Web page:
In Daraa governorate, southern Syria, essential services were cut off, such as water and electricity to impose pressure on the areas’ people, which is out of the Syrian regime’s control.
The al-Asha’ri springs which feed the city of Daraa, part of which is yet under the control of the Syrian regime, were utilized by the regime to supply the western part of Daraa governorate with electricity needed to operate the drinking water stations in al-Asha’ri, following the failure to provide it with fuel.
In the past a few weeks, the Syrian regime started asking the western part of Daraa governorate’s people to collect a sum of money that amounted to 80 million Syrian pounds as its basic condition to supply the al-Asha’ri station with electricity.
Sources, people from the area, have told Enab Baladi that the local council of Da’el has tentatively approved the regime’s demand, while the rest of the local councils refused to indulge in the negotiations.
Enab Baladi tried to contact Da’el Local Council and received no response. In the area, all the local councils are following a policy of reticence since the issue of electricity is highly sensitive, fearing exploiting it to achieve a state of “normalization” with Assad’s forces.
Sources have told Enab Baladi that the regime has supplied the town of Da’el with electricity for five days, as a trial period, and conditioned the process with allocating a guarantor to ensure that the local council will collect the money from the people, adding that the guarantor was a contractor.
Separately from the other towns, electricity was turned on in the town through the power line “20”. This happened while many of the people in the town of Tell Shihab and the surrounding towns and villages refused to pay. The city of Tafas, similarly, have not collected any money to the moment of writing this report. Accordingly, the regime shut off electricity again and requested a “lump-sum”.
How Did the Electricity Crisis Start?
When al-Shaykh Maskin power station went out of service and the power line “60” was cut, the Syrian regime provided the al-Asha’ri station with power through the line “20” at a rate of two days for pumping water and two other days for the residential neighborhoods.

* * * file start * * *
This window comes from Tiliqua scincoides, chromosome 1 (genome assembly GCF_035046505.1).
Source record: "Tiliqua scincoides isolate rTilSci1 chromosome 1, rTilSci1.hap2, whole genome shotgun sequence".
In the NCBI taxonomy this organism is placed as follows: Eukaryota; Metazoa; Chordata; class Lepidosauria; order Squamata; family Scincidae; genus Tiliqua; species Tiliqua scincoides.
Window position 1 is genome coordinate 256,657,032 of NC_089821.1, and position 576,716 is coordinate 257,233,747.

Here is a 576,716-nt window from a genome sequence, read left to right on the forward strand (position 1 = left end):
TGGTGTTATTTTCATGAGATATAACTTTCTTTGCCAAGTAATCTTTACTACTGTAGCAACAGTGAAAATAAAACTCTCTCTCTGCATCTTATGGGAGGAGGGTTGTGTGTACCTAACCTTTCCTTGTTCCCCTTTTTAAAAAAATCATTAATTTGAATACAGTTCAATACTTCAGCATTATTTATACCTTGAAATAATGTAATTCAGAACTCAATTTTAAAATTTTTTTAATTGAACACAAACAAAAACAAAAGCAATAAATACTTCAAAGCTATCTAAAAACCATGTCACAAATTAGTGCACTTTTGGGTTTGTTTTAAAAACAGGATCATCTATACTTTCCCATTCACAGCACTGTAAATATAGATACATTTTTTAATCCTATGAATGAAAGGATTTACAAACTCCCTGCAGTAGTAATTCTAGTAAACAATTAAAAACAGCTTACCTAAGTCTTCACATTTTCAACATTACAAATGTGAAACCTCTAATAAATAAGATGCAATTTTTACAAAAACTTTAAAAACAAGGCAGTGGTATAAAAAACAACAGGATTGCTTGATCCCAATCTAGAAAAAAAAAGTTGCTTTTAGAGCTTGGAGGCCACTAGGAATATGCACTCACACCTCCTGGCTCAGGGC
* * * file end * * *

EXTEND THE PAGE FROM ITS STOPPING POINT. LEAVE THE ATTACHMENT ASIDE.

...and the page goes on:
These procedures led to corruption and massive exploitation of the voltage lines. Several private power convertors were installed to operate wells to invest in them as agricultural projects in return for a levy. The monetary returns were not paid to the regime; rather, they were transferred to the al-Asha’ri station to provide the salaries of the suspended employees and the operation costs. Following the rehabilitation of the power line “60”, the regime stopped using line “20” which enticed one of the farmers to attack the repair workshop. After this incident, the area’s prestigious figures, the local councils and the factions have interfered and promised not to target the repair workshops again.
The repair workshops fixed the line “60” and it was attacked again. The regime, accordingly, ceased feeding the station with power and called for a regular levy that amount to 80 million Syrian pounds.
According to Enab Baladi’s sources, the local council of the Tell Shihab town, its military council and people have all refused to collect the demanded money during a meeting that joined organizations and intermediaries, believing that responding to this request paves the way for a “reconciliation.”
One of the attendees, who refused to reveal his name for military concerns, told Enab Baladi “that a delegation from al-Asha’ri Station met us and suggested that we collect 1500 Syrian pounds for each family card in exchange for daily a few hours of electricity”.
In sync, the area is suffering escalation at the military and the local levels in the shadow of the news reporting some of Assad’s forces groups’ intention to storm Daraa.